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April 2, 2017

Military alliance


April 2, 2017

The announcement by the Foreign Office that Pakistan will be part of the Saudi-led Islamic Military Alliance to Fight Terrorism, coming just days after Defence Minister Khawaja Asif confirmed that former army chief Raheel Sharif would be permitted to lead the alliance, clearly represents a conscious decision to more closely ally ourselves with Saudi Arabia in the various wars engulfing the Middle East. There are still a lot of questions to be answered. For instance, will we be sending any of our troops to Saudi Arabia or any other Middle Eastern countries? There were recent reports that Pakistani troops would protect Saudi Arabia’s border with Yemen; the government response to these reports has been ambiguous. How will this affect our ties with Iran, which views the alliance with suspicion as a sectarian force? These are questions which should have been debated before our inclusion in the alliance was announced and presented as a fait accompli. Parliament is the proper forum for such discussions and the only time it was involved, back in 2015, it decided not to take part in Yemen’s civil war. The decision to stay out of the conflict had been praised by many observers who feared that this would mean that the wars in the Middle East could spiral into Pakistan. Being part of the alliance is not the same as sending troops to Yemen but it does raise the possibility of Pakistan’s growing involvement in a country where we could get bogged down and which poses no national security threat to us.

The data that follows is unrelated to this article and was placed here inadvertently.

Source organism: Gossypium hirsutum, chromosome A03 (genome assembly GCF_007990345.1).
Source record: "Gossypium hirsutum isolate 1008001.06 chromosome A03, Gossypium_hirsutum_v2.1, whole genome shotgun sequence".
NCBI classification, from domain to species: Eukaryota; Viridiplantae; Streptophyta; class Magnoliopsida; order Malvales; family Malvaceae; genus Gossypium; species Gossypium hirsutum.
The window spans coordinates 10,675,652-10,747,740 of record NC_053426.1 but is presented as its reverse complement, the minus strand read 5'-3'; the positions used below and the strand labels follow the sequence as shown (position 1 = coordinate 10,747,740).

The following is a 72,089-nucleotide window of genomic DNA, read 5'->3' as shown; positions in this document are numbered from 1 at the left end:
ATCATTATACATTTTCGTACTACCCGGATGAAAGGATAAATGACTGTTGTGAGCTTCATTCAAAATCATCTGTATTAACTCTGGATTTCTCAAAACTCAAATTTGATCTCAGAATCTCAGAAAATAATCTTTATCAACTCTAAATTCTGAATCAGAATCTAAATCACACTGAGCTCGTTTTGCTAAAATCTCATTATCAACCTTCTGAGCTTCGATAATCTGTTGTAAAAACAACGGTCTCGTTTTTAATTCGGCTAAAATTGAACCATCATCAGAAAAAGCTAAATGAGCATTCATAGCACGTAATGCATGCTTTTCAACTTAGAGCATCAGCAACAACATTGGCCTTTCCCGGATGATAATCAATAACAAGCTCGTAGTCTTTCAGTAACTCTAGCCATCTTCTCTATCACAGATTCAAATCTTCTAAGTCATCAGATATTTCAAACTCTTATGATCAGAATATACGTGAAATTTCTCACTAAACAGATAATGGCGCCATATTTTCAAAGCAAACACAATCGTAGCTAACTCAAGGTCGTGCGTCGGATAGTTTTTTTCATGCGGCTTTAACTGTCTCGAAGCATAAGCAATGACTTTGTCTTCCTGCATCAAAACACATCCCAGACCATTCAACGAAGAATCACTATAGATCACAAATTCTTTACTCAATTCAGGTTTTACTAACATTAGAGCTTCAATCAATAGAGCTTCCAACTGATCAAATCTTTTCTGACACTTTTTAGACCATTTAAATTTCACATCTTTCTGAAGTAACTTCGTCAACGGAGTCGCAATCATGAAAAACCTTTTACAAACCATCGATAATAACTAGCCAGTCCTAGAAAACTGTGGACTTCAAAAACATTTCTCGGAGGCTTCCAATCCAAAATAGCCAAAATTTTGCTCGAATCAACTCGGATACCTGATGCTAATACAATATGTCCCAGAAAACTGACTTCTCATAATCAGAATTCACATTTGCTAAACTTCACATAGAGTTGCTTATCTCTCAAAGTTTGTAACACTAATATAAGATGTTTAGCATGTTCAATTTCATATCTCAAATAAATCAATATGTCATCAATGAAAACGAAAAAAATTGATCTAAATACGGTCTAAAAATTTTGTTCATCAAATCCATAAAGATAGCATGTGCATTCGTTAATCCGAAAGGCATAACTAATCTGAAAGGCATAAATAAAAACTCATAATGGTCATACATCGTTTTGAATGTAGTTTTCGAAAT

Including Pakistan, the IMAFT now has 41 members, most of which are Sunni-majority countries or have Sunni ruling families. But as yet the alliance exists mostly on paper and is not officially intervening in any Middle Eastern war. The Yemeni civil war is being fought with Saudi troops and US bombs. Although the coalition has stated that it will fight terrorists in Iraq, Syria, Libya, Egypt and Afghanistan it has not done so till now. Pakistan has its own interests in Afghanistan, and a hostile government at the helm there, so it needs to be careful about being part of the IMAFT there. In the Middle Eastern countries there is always the danger of being stuck in a quagmire at a time when our troops are busy fighting militancy at home and on our borders. Any solution to the wars in the Middle East cannot be military alone. It needs to be broad-based and involve all the actors in the region. There seem to be too many unknowns in this matter. The decision to join IMAFT cannot be taken lightly. Nor can it be left to the FO to explain such a decision to the public. This decision has to take everyone on board, what role, if any, Pakistan intends to play there needs to be clarified before it commits to any action.

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